How Was OlympusDAO Exploited?

3 min read

Learn how OlympusDAO suffered a loss of $300,000 due to a lack of input validation.


On October 21, 2022, OlympusDAO was exploited, resulting in a loss of 30,437 OHM tokens, worth approximately $300,000.

Introduction to OlympusDAO#

OHM, governed by the Olympus DAO, is a decentralized reserve currency, with the purpose of providing the Web3 financial ecosystem with a censorship-resistant currency that preserves purchasing power, has deep liquidity, is trusted, and is widely used as a unit of account.

Vulnerability Assessment#

The root cause of the vulnerability is due to a lack of input validation in the contract.


Step 1:

The DAO manages a token treasury in order to back the OHM token. The Treasury's goal is to ensure that the token maintains a certain floor price. If the token falls below that price, the treasury assets can be sold to purchase back OHM tokens, with the purpose of raising the token price back above that mark.

Step 2:

It employs a process called bonding in order to help the token stay above that threshold. The DAO purchases assets from investors for its treasury and issues OHM tokens to replace them. These bonds typically receive a 5-10% discount, and the tokens are distributed after a certain vesting period.

Step 3:

We attempted to analyze the attack transaction executed by the exploiter.

Step 4:

Inside the redeem function of the contract, it first checks to ensure that the token expiration of the requested token is at a later time than the current block. It then burns the amount of bonded tokens the user wants to redeem and transfers the underlying OHM token to the user.

/// @inheritdoc IBondFixedExpiryTeller
function redeem(ERC20BondToken token_, uint256 amount_) external override nonReentrant {
  if (uint48(block.timestamp) < token_.expiry())
      revert Teller_TokenNotMatured(token_.expiry());
  token_.burn(msg.sender, amount_);
  token_.underlying().transfer(msg.sender, amount_);

Step 5:

However, there were no checks in place to ensure that the user's balance was greater than the amount of tokens being transferred. Additionally, there were no checks to ensure that the token passed was not malicious.

Step 6:

The attacker was able to create a malicious token contract and use that to request all of the available tokens in the contract.


It was later known that the affected contracts were not part of the OlympusDAO contracts. Instead, they were written by the Bond Protocol and used for the pilot launch of OHM bonds.

The team further stated that they will reimburse all of the users who were affected by this exploit. It was later found that the funds lost during the exploit were returned to the team.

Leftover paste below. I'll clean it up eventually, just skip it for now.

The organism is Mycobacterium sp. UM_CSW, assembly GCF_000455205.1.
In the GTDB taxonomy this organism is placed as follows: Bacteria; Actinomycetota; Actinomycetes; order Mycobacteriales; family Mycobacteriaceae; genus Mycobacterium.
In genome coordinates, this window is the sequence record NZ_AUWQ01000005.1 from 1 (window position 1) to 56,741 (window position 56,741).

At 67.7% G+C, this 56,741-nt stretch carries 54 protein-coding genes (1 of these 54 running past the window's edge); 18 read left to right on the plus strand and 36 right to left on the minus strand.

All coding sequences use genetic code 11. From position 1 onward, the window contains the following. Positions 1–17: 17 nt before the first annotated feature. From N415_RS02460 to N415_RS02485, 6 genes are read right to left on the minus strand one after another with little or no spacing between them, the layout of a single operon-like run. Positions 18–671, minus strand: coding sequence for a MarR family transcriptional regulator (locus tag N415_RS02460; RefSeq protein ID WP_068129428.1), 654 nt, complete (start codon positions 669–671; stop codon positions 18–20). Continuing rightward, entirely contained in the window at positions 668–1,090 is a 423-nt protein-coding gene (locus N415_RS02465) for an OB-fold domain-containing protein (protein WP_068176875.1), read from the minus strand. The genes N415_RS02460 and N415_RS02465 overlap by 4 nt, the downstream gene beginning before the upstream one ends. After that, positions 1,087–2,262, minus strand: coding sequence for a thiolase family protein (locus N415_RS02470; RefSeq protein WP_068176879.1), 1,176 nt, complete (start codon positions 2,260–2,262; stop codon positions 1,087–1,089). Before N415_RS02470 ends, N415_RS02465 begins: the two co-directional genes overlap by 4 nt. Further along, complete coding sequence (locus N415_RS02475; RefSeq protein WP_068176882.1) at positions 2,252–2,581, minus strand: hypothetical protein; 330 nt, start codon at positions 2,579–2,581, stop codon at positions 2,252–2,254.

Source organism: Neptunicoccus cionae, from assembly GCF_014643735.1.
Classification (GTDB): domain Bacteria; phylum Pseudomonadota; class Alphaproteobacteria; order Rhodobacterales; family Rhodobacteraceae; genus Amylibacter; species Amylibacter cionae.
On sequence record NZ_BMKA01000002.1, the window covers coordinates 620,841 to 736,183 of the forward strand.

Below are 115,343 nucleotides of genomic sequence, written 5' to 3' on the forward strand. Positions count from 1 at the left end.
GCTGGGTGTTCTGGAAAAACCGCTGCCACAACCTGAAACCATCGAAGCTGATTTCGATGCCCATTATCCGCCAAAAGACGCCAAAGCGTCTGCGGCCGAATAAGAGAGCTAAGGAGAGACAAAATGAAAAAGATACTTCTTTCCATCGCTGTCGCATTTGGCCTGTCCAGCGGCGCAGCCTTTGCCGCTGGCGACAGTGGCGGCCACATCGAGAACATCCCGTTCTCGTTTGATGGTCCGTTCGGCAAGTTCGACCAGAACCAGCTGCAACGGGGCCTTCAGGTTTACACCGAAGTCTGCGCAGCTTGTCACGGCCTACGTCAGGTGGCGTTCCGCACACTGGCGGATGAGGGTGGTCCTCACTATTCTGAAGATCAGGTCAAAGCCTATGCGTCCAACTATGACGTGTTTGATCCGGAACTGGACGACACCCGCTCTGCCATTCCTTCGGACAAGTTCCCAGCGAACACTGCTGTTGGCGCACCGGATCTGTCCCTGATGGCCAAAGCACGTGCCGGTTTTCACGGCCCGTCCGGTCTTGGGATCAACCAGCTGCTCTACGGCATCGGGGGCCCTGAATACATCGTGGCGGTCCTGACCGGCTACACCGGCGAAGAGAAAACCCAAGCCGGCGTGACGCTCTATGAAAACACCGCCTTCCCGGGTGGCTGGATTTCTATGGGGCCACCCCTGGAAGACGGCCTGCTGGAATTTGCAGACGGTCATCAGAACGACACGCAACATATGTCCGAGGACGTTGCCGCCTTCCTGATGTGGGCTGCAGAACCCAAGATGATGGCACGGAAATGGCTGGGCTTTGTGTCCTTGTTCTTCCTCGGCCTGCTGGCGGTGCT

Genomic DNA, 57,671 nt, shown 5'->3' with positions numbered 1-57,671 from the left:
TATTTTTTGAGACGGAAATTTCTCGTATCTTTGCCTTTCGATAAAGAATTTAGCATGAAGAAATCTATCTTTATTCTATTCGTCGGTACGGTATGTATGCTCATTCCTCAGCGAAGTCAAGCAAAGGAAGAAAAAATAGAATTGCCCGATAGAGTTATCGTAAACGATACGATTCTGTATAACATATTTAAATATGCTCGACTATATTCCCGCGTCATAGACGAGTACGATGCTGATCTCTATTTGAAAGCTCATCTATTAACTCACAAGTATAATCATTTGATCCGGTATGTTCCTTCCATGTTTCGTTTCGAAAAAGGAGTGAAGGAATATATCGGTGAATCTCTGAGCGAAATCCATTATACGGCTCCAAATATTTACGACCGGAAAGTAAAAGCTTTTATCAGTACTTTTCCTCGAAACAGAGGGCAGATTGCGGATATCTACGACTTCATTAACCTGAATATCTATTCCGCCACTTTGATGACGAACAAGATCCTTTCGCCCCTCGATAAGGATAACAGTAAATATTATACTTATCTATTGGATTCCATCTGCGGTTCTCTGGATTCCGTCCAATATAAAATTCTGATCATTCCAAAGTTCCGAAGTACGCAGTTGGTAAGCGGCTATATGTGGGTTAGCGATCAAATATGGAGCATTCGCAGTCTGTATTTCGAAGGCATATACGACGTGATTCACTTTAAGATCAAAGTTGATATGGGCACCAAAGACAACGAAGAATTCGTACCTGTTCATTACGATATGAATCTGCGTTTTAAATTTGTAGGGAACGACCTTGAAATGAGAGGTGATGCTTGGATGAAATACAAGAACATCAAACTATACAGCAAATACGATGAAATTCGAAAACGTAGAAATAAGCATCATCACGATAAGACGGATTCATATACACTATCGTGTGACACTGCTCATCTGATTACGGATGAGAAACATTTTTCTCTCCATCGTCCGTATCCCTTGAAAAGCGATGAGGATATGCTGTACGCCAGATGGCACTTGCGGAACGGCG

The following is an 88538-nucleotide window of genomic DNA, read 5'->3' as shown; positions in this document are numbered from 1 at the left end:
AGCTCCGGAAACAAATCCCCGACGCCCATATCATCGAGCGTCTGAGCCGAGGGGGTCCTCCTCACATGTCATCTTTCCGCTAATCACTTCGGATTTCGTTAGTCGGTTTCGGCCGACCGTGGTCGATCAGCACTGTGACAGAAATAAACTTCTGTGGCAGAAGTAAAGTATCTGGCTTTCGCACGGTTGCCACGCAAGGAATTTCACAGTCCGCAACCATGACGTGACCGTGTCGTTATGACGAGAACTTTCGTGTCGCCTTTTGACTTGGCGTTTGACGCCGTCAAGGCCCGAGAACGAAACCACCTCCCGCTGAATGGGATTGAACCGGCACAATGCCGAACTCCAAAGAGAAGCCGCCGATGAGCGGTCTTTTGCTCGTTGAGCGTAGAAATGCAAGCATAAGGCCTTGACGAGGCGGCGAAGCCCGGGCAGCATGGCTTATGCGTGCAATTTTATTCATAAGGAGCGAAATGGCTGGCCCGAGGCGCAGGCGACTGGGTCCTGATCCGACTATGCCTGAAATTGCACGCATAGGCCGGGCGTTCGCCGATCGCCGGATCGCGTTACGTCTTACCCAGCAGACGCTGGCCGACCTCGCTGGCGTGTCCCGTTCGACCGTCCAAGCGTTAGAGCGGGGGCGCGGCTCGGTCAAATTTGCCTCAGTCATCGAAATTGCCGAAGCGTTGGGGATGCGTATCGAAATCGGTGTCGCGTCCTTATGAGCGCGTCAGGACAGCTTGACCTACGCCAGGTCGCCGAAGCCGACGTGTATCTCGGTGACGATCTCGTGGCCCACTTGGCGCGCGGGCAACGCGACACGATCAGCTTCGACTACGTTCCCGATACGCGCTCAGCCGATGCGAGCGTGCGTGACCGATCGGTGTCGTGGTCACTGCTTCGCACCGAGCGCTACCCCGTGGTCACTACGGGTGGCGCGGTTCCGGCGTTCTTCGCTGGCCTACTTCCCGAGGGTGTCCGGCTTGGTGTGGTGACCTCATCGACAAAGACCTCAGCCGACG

Proof of Concept#

We have created a proof of concept about the underlying hack using Foundry. The details surrounding the attack can be viewed in the GitHub gist.


The OlympusDAO hack was primarily a result of insufficient input validation checks in the contract. This lack of robust validation techniques, especially regarding user balances and potential malicious tokens, was the primary attack vector that the hacker exploited.

In order to mitigate such risks, comprehensive audits should be undertaken by multiple specialized blockchain security firms to ensure that all possible attack surfaces have been considered and secured. This involves a meticulous review of the code for vulnerabilities and conducting rigorous testing to identify potential security flaws.

Nevertheless, no system is perfectly secure, and it's in these situations that the invaluable role of protocols like Neptune Mutual is highlighted. If OlympusDAO had preemptively established a dedicated cover pool in the Neptune Mutual marketplace, the financial impact of the exploit on the affected users could have been substantially reduced.

Neptune Mutual provides parametric coverage policies, which enable users who suffer a loss of funds due to smart contract vulnerabilities to receive payouts without the need to provide explicit loss evidence. This swift compensation process helps to mitigate financial shocks and significantly speeds up the recovery process for users. At the moment, our marketplace is available on two popular blockchain networks: Ethereum and Arbitrum.

The Neptune Mutual security team could have helped assess OlympusDAO for DNS and web-based security, frontend and backend security, and intrusion detection and prevention. This additional layer of security evaluation could have potentially exposed the vulnerabilities before they were exploited.